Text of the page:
The One Way Ticket

If you’re as restless as I am, buying a one way ticket is the best way to start your journey.

Nothing inspires and ignites me like getting ready to travel.

A wise man at a sticky dueling piano bar in Boston once told me that there are two types of people in this world: those who know their culture and try to push the limits of it, and those who don’t know their culture, and explore unfamiliar worlds in the hopes of finding somewhere they belong. I suppose am the latter, absorbing the parts of different cultures that I like and rejecting those that I don’t. I consider myself to have a chronic and recurring case of wanderlust, otherwise known as “the travel bug”, which makes me hunger for new experiences. It all started when I studied abroad in Madrid, Spain junior year of college. I got my first taste of what it feels like to be an individual in a new society, and I became addicted, booking as many weekend trips around Europe as I could.

Last year, I felt it was time for another spontaneous adventure. I booked my first one way ticket to Sicily, Italy and decided to the figure the rest out once I got there. Of course, I wasn’t completely irresponsible; I frequented the site http://www.workaway.info/ to find someone to host me in exchange for free labor. I find sites like this one, helpx.net and wwoof.net (World Wide Opportunities on Organic Farms) to be great outlets to find people who encourage travelers to stay for a while and get to know their culture through mutually beneficial relationships. In Sicily, I worked for two months at CCly Hostel in Catania, where I slept in an 8 bed dorm with other travelers and volunteers and basically ran the hostel, doing everything from making breakfast to checking in guests to cleaning toilets. While I was there, I met so many awesome and inspirational fellow travelers, and I was able to really get to know the island of Sicily, while also taking a long weekend trip to Istanbul, a few weeks teaching English in Poland, terminating in a few more weeks touring the south of Spain (more on last year’s trip in another post).

Now, my restlessness has gotten to me again, and I feel the need to visit the uncharted (by me) lands of Ecuador, Peru, Chile and Argentina. My bank account will probably only allow me to stay for three months or so, despite rarely having to pay room and board because I will be volunteering my way through the four countries. But experiences are worth more to me than almost anything else. As skeptical philosopher David Hume said, the self is “nothing but a bundle or collection of different perceptions…”  I intend to experience this trip hard and fast (thank god for adderall), absorbing as much as I can as quickly as I can.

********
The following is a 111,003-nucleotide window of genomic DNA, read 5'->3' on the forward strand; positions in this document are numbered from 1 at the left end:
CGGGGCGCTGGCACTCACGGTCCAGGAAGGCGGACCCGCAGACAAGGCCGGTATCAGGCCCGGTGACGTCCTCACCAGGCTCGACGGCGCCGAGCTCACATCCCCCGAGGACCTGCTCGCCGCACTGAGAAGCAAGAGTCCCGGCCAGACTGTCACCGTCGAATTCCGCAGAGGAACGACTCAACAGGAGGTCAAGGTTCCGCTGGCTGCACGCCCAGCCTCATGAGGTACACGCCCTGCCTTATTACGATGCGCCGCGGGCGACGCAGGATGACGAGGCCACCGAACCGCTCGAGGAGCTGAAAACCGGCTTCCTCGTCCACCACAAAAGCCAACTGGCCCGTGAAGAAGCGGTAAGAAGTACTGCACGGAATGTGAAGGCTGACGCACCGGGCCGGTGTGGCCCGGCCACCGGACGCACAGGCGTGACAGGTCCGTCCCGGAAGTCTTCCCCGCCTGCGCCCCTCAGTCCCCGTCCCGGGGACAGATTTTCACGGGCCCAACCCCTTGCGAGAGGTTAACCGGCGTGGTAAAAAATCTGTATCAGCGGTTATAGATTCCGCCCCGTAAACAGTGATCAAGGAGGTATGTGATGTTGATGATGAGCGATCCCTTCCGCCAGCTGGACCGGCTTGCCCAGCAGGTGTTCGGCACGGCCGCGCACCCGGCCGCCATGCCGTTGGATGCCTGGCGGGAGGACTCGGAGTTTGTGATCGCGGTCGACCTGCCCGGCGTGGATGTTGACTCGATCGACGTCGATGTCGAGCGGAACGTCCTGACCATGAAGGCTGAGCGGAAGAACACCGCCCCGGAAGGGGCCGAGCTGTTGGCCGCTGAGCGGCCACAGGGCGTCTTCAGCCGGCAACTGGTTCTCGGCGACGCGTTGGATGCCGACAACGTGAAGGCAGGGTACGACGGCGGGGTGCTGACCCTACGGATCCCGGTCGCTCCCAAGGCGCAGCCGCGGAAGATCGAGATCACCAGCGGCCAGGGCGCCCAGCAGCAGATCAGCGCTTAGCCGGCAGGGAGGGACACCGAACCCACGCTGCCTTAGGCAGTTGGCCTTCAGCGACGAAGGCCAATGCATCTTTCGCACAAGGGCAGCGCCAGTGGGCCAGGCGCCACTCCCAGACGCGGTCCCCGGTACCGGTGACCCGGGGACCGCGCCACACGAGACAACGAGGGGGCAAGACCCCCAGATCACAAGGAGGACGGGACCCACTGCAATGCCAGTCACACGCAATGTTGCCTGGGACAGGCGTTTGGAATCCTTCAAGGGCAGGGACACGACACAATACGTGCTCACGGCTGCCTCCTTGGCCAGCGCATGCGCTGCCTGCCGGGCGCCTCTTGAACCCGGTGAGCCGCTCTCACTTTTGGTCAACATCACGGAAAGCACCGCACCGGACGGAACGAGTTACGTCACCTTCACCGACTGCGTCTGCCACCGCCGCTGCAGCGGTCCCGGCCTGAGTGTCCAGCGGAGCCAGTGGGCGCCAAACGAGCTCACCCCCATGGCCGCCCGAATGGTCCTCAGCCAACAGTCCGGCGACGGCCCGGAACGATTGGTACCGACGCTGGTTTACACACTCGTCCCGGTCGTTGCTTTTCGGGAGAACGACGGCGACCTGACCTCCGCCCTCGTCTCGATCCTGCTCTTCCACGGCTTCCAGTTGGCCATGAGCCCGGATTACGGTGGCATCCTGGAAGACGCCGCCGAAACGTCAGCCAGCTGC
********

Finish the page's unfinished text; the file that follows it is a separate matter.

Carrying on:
Check out my next post to see what and how I packed my one backpack. I don’t want to call it a “packing tips” post just yet, because, as I’ve never been south of the northern hemisphere before, I have no idea if I’m doing this right. Trial and error, folks!

 

**UPDATE- Instead of Argentina, I went to Colombia, and couldn’t be more pleased by my decision. I felt that Argentina was too large of a country to try to fit into a few weeks, and I also wasn’t pleased with the idea of paying for an expensive visa to enter the country, an oversight in my prior research.

 

by Rebecca Bellan

7 comments

  1. milliecoakley · September 30, 2014

    Great post! Thanks for sharing 🙂

  2. Ryan · September 30, 2014

    You’re amazing

  3. Mariana Escolastico · September 30, 2014

    Great Post! Would love to read about your one way ticket experience! Sicily sounds amazing! Istanbul too! Is there a post about that? Sicily looks lovely but seems scary to go alone. Teaching english sounds like great way to travel. You make it sound so easy!

    • Womanwanders · September 30, 2014

      Hi there! Haven’t gotten around to posting about Sicily and Istanbul. It was a little over a year ago that I went on those trips, so I need to take some serious time to remember all the details. Wish I started this blog sooner! Sicily wasn’t scary. The men are a bit aggressive, as they are in Istanbul (only it’s worse in Istanbul because they speak English, haha), but anywhere can be scary. You just have to have your wits about you at all times and try not to stick out too much. Teaching English is a great way to travel, but my favorite is working in hostels. You get to meet so many people and make unforgettable memories. Traveling is easy! I hope you are planning a trip for yourself soon! Thank you for reading.

  4. anon · September 30, 2014

    Does the hostel in CCly still work with volunteers? Did you come across them on helpx? What programs do you recommend for teaching english?

    • Womanwanders · September 30, 2014

      Hey, sorry for the late response. I do believe that they still accept volunteers. I found them on workaways.info. I’ve only done one program teaching English, although I am sure there are so many to choose from. I really enjoyed working for Angloville in Poland. You go on retreats where you stay in luxury hotels/resorts around the country side and get to know the other volunteers and the Polish business men and women engaged in the program.